You're in your late 60s and you've moved to Spokane to be near your children. You’ve found a place to live. You’ve found a grocery store, church and the other things that add to a person’s quality of life. But there’s a good chance you’re having a hard time finding a doctor who accepts new Medicare patients.
“There are really very few options left,” says Janet Monaco, CEO of the Spokane County Medical Society. Since Congress began reducing its Medicare reimbursement rates several years ago, many physicians have decided they can no longer afford to take on new Medicare patients.
“Most doctors will keep seeing the patients they have, but won’t accept any more,” says Monaco.
“Physicians in general are committed to caring for their patients,” says Rockwood Clinic CEO Dr. Kevin Sweeny, “but as people get older, their need for care gets more complicated and the cost of providing that care goes up.”
Doctors and hospitals avoided problems the last few years when Congress came to the rescue after the Bush administration proposed cuts in Medicare reimbursements, he says. Each time cuts were on the table — lately in an effort to rein in the rapidly growing federal budget deficit — lawmakers allocated enough money to at least keep payments level or to provide for small increases. And that pattern has carried over into 2008, as Congress has voted to postpone for the first six months a proposed 10 percent cut in reimbursement rates.
Older people — especially imports to Spokane — who have trouble finding doctors can turn to elder care consultant Amber Ford and her colleagues at Honoring Elders.
“We’re the liaison between families and caregivers,” says Ford. They determine what seniors need to stay in their homes or they help them find new living situations. And, if needed, they can help seniors shop for doctors.
“It’s a who-you-know thing,” says Ford. “In some cases we have relationships with doctors and we’ll refer clients to those. Sometimes people are put off by office managers who say they’re not accepting new clients. We try to be professional and a little more insistent and ask [doctors’ offices], ‘Would you consider this new patient?’”
Ford works with families to provide a prospective patient’s records and all the other information physicians consider before taking on new Medicare cases.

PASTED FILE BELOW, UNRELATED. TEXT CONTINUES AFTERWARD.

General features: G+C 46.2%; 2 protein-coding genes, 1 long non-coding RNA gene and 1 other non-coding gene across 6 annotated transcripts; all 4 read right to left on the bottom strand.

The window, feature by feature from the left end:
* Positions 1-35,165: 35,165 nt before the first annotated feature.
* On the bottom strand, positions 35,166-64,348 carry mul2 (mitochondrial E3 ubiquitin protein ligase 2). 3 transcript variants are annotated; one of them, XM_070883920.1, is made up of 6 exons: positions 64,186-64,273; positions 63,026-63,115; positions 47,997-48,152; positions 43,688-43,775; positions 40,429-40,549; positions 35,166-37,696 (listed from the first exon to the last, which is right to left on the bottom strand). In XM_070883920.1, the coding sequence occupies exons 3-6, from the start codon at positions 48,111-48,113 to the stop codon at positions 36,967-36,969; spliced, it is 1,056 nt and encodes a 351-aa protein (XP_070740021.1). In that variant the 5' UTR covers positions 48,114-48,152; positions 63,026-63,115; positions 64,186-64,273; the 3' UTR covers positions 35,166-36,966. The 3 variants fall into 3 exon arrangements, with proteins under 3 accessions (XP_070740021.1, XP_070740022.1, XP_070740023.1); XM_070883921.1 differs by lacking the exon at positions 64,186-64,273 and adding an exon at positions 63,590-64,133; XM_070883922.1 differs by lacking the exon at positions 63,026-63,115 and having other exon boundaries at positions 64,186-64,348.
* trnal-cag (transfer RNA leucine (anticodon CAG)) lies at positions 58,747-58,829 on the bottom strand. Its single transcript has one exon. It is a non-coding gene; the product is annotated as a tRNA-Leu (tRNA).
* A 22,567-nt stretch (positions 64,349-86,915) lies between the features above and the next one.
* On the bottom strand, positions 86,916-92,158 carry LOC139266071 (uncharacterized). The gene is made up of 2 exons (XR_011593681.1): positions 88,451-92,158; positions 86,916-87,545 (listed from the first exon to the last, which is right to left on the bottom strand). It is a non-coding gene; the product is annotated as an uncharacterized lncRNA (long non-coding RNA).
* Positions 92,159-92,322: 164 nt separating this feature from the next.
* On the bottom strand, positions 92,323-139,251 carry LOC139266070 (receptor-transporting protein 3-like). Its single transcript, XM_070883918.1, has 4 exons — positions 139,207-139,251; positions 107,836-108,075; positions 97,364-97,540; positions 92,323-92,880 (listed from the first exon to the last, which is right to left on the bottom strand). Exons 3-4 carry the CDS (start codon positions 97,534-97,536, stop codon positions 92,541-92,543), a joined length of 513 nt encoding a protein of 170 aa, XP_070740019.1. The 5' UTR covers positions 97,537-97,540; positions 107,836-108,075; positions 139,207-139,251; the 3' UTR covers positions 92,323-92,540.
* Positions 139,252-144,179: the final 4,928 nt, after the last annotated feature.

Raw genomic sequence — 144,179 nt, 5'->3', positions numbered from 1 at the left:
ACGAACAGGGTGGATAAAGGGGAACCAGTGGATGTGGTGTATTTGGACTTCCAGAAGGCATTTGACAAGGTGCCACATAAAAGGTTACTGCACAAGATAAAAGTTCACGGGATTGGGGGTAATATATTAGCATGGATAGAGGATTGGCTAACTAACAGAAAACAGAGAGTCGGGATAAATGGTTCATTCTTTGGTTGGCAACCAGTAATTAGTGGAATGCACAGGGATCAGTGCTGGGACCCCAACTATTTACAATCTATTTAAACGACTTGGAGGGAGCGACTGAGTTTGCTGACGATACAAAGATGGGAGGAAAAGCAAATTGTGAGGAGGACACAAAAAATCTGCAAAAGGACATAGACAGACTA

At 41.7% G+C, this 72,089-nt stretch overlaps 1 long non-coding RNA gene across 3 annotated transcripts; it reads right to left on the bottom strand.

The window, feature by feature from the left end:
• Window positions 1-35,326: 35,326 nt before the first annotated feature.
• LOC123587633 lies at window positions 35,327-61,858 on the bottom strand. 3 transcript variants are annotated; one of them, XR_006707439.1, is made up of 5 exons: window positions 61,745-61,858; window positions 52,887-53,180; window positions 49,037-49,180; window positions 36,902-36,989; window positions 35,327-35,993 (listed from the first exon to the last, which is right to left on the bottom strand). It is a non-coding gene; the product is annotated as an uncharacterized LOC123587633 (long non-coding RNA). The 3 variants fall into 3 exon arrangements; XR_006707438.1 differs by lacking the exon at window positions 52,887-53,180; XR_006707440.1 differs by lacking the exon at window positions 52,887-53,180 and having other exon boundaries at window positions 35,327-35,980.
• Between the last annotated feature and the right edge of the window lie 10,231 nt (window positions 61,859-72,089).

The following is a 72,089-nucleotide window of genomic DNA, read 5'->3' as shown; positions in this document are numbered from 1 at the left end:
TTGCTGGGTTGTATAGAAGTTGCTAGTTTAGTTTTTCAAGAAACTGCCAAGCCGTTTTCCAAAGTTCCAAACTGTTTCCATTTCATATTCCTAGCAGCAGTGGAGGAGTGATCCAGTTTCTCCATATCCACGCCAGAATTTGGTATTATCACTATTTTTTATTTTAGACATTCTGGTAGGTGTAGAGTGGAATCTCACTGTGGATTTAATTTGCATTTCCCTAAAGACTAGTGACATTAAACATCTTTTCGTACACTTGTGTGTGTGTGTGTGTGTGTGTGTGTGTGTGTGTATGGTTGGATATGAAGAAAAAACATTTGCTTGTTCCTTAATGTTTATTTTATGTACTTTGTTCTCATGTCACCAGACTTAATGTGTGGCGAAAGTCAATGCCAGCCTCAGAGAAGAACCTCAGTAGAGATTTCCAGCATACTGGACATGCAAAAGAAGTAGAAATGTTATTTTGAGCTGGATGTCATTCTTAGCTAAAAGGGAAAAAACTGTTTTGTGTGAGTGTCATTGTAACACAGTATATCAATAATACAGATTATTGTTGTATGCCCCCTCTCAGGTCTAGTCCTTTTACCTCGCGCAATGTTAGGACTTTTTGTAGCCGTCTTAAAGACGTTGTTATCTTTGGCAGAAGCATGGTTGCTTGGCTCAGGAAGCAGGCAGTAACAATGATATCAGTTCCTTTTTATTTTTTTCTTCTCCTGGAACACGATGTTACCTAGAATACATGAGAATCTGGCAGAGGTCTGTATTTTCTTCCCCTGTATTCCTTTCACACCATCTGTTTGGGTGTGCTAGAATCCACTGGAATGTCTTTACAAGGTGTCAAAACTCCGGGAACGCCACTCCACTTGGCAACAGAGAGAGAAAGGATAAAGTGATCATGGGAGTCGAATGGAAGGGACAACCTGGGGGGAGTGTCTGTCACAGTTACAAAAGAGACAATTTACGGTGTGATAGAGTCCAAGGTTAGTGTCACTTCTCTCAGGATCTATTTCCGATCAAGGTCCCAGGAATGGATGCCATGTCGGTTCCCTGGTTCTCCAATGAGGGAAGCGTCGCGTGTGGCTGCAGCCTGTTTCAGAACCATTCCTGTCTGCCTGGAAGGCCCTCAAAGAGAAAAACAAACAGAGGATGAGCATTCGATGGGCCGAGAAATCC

“Some doctors are worried about psychosocial issues,” she says. “They want to know if there’s any history of litigation. Will the patient be high maintenance?
“The majority of docs want to help,” Ford continues. “But they have to watch out for themselves. They have a tough job and we’re in a litigious culture. It has made some doctors ultraconservative.”
Janet Monaco says only two of Spokane’s major physicians’ offices are still officially accepting new Medicare patients. Both specialize in training doctors — Family Medicine Spokane and Internal Medicine Residency.
“We have a different economy” than do doctors who need to make a profit, says Dr. Gary Newkirk, the director of Family Medicine Spokane. “We’re a non-profit. We don’t have the same fiscal pressures.” Family Medicine’s mission is to train new doctors. New doctors need patients. “If people don’t mind working with a new doctor, we can provide good care to patients who need to see us,” he says.
Newkirk says his residents see fewer patients than do veteran doctors, which allows them to spend more time with the people they care for and develop relationships.
Family Medicine has seven first-year, seven second-year and seven third-year residents in Spokane, two in Colville and two in Goldendale, Wash. The non-profit is sponsored in Spokane by Sacred Heart and Deaconess Medical Centers.
For now, says Newkirk, the government’s Medicare reimbursement rate is high enough that Family Medicine can break even, but he says additional cuts could force his clinic to do what others have done and close its doors to new patients.
Dr. Kevin Sweeny says Rockwood Clinic has a formal policy that the clinic will no longer accept new Medicare patients. Informally, its doctors may take on a few new clients and new doctors are allowed to enroll Medicare patients for a brief period of time.
Sweeny says the clinic has already decided how it will react on July 1 if the threatened 10 percent Medicare reimbursement cut is enacted.
“That would cost Rockwood Clinic about $2 million in net annual revenue,” says Sweeny. “We will care for our existing Medicare patients and plan to ask staff to minimize overtime. We would reduce our staffing to the minimum that we could. And we’d need our physicians to see two to three more patients a day.”
Janet Monaco doesn’t expect the Medicare doctor shortage to be addressed anytime soon. That means finding a new doctor could be more difficult than ever. What advice does she offer to those who are searching?
“Ask them to write their congressman,” she counsels.